Lindi Ortega © Melanie Smith
Linda Ortega © Melanie Smith

Lindi Ortega © Melanie Smith

Lindi Ortega

30th January 2016

Ruby Lounge, Manchester

Billy Seagrave writes his first live review for Louder Than War, with Melanie Smith taking the shots, both backstage and onstage of the fantastic little red boots Country singer/songwriter Lindi Ortega.

Linda Ortega © Melanie Smith On a cold miserable evening in the centre of Manchester, the queue waiting for the doors to open was the only heart warming sign to be had. The Ruby Lounge quickly filled to capacity in anticipation of tonight’s welcome return to Manchester of Canada’s Lindi Ortega.

As the band stepped onto the stage Lindi came out of the shadows and took centre stage. Dressed in a black mini dress, with trademark red cowboy boots and matching red lipstick, its not to difficult to understand Lindi’s comparisons to being Country and Western’s answer to Amy Winehouse. Immediately launching into the up-tempo “Run Down Neighbourhood”, the first offering from her latest album “Faded Gloryville”. Then almost as quickly dropping the pace with “Dying Of Another”. The first part of the set alternated from the latest album to tracks from previous albums. “Half  Moon”,”Heaven”,”I Aint The Girl” and “Demons’ kept the pace rolling forward.

Lindi stopped the proceedings to explain a little about her latest offering and the inspiration behind the album. “Faded Gloryville is a state of mind where you’ve gone from being so excited about something, to so tired and you realize it’s not quite what you thought it was gonna be. You realize just how much you have to sacrifice to make those dreams work, and you need to reassess what you’re doing. Do you stop there, or do you move on?“. “Faded Gloryville” seemed to resonate with a very appreciative crowd and the tracks kept on coming, cementing a performance and an album that will remain in the heart for a long time.

Lindi’s voice is as accurate as it is powerful, a poignancy and delivery befitting the Grande Ole Opry. All to often when a singer takes to the stage without any backing singers everything is laid bare, along with all their frailties for everyone to see, not in this case. Lindi lays down stories of love, loss, hope and betrayal, in a way that has you lingering on every word.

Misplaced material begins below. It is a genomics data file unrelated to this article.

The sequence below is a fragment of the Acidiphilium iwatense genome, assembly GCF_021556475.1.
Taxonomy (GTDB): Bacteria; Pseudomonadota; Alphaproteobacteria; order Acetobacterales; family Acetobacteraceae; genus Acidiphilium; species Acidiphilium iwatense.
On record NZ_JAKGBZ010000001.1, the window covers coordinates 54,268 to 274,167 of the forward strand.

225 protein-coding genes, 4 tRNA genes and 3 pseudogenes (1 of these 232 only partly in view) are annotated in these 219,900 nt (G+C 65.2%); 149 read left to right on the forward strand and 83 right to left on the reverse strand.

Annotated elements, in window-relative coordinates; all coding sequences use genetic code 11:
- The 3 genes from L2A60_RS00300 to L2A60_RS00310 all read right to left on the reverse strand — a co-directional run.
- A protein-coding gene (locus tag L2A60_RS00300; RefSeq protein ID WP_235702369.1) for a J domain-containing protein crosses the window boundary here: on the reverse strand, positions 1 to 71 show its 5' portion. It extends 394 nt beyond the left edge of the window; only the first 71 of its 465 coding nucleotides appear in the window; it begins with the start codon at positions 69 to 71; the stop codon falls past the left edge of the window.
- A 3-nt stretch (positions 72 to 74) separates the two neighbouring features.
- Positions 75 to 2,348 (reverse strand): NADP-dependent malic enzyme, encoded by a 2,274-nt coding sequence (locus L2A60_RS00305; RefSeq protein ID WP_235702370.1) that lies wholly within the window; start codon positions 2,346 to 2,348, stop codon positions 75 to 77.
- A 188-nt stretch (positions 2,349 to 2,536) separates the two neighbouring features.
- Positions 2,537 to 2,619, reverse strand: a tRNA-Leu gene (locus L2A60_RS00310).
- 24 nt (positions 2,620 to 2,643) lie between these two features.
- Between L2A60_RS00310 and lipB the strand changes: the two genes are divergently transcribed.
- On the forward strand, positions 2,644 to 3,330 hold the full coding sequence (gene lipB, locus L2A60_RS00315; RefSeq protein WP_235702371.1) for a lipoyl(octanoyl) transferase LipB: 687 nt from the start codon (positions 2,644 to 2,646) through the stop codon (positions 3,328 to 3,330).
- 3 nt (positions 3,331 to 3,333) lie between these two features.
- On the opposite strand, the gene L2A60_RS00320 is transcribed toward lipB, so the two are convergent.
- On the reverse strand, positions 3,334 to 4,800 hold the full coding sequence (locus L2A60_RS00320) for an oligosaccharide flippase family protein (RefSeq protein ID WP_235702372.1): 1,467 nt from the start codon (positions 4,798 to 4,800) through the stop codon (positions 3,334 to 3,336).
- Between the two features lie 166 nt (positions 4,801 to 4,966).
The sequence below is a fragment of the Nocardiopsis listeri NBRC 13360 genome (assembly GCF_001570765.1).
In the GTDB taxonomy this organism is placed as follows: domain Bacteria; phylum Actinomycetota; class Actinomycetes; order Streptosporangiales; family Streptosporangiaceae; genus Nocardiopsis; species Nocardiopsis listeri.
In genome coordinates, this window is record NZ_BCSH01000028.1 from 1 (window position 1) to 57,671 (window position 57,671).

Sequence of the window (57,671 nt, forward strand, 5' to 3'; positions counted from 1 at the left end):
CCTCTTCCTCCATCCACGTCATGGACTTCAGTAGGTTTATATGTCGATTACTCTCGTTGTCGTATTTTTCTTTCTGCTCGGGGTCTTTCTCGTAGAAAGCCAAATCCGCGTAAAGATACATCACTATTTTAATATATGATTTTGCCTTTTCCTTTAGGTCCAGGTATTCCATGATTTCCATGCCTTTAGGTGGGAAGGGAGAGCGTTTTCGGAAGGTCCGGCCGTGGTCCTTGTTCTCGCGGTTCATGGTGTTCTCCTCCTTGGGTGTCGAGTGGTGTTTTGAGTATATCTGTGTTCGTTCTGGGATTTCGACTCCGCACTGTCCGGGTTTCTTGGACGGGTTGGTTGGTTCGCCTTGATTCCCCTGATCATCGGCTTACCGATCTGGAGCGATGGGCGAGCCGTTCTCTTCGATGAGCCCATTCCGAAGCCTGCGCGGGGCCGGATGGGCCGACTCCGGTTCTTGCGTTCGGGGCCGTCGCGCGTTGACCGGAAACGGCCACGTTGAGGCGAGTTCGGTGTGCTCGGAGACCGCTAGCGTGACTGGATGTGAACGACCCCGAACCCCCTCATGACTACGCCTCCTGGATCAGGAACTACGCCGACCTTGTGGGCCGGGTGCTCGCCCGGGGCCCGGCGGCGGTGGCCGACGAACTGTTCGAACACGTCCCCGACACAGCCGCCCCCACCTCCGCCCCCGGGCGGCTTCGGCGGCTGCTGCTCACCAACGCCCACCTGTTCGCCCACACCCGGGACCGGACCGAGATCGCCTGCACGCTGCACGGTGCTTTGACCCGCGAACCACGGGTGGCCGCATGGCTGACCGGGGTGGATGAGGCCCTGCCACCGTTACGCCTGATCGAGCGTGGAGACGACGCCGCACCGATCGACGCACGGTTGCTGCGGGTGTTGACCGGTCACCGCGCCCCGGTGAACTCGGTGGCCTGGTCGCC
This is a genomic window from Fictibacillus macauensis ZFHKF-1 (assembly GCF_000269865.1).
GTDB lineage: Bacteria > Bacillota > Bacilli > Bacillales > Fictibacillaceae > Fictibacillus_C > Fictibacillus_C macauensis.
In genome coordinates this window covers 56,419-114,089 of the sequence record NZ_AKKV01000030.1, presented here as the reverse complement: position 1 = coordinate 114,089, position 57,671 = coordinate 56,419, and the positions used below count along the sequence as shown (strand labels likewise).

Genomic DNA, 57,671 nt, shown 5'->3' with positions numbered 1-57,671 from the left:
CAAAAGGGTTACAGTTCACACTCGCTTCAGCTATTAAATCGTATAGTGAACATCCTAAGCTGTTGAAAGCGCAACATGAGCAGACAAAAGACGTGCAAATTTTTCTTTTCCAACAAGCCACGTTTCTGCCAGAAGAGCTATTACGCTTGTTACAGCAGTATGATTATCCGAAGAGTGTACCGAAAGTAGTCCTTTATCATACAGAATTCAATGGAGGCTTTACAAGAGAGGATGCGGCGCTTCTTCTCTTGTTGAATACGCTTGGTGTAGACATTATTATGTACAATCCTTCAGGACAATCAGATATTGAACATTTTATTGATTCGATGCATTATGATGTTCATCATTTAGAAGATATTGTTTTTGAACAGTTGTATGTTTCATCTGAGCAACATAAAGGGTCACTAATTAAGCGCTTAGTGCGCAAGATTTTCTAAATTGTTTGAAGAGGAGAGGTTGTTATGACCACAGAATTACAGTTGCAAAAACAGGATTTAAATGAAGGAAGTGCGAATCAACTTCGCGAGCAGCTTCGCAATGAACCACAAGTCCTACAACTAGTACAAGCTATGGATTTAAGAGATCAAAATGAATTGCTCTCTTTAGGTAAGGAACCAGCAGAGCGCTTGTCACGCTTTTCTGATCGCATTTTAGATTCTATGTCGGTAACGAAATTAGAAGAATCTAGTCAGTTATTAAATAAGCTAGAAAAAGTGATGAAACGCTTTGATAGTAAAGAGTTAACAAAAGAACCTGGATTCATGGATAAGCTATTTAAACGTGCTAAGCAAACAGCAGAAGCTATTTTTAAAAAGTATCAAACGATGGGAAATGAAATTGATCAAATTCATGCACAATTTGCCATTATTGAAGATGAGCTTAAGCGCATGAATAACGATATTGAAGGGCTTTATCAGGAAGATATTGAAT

Lindi Ortega © Melanie Smith

Tonight’s band consisted of “Champagne” James Robertson (guitar), who showed some finger picking styles and slide-guitar techniques, blended with sublime harmonics. Along with the power bass of Ryan Gavel and Noah Hungate’s meticulous percussion actually make up for the need for backing singers, these guys knew how to compliment Lindi and she knows how to extract the best from them.

The pace didn’t let up “When You Aint Home”, “Run Amuck” and the beautiful “Ashes” drew heavily from the latest album. Lindi’s cover of The Bee Gees “To Love Someone” showed how adept an artist she has become to be able to put her own interpretation on a classic in such a way, it could have easily been penned by her.

“The Day You Die” brought an end to the show, which had given us everything from Country to Blues, even Blue Grass and elements of Jazz, with touches of Rock, complimenting what had been a well presented evenings entertainment. As the crowd called for more the band duly obliged, opening up the encore with Sam Cooke’s “Bring It On Home” adding soul to a great list of genres. “Tin Star” went down a storm, leaving one final cover, “Ring Of Fire” by Johnny Cash, what a way to end the show. Country and Western heritage with a new twist, James Robertsons guitar work was monumental, as was Lindi’s vocal arrangement. Nineteen songs and a ninety minute set finished with the band coming down to chat and have photos taken with the crowd who fully embraced a show full of wonderful moments.

Photo gallery:

Lindi Ortega news and information can be found at her Website, and she tweets here and posts at Facebook

All words by Billy Seagrave. You can find Billy on Twitter and Facebook

Photos by Melanie Smith. More work by Mel on Louder Than War can be found at her author’s archive. You can find her on Facebook and Twitter. Photography portfolio can be found here:

Previous articleHalf Japanese: Perfect – album review
Next articlePurson: Interview with Rosalie Cunningham


Please enter your comment!
Please enter your name here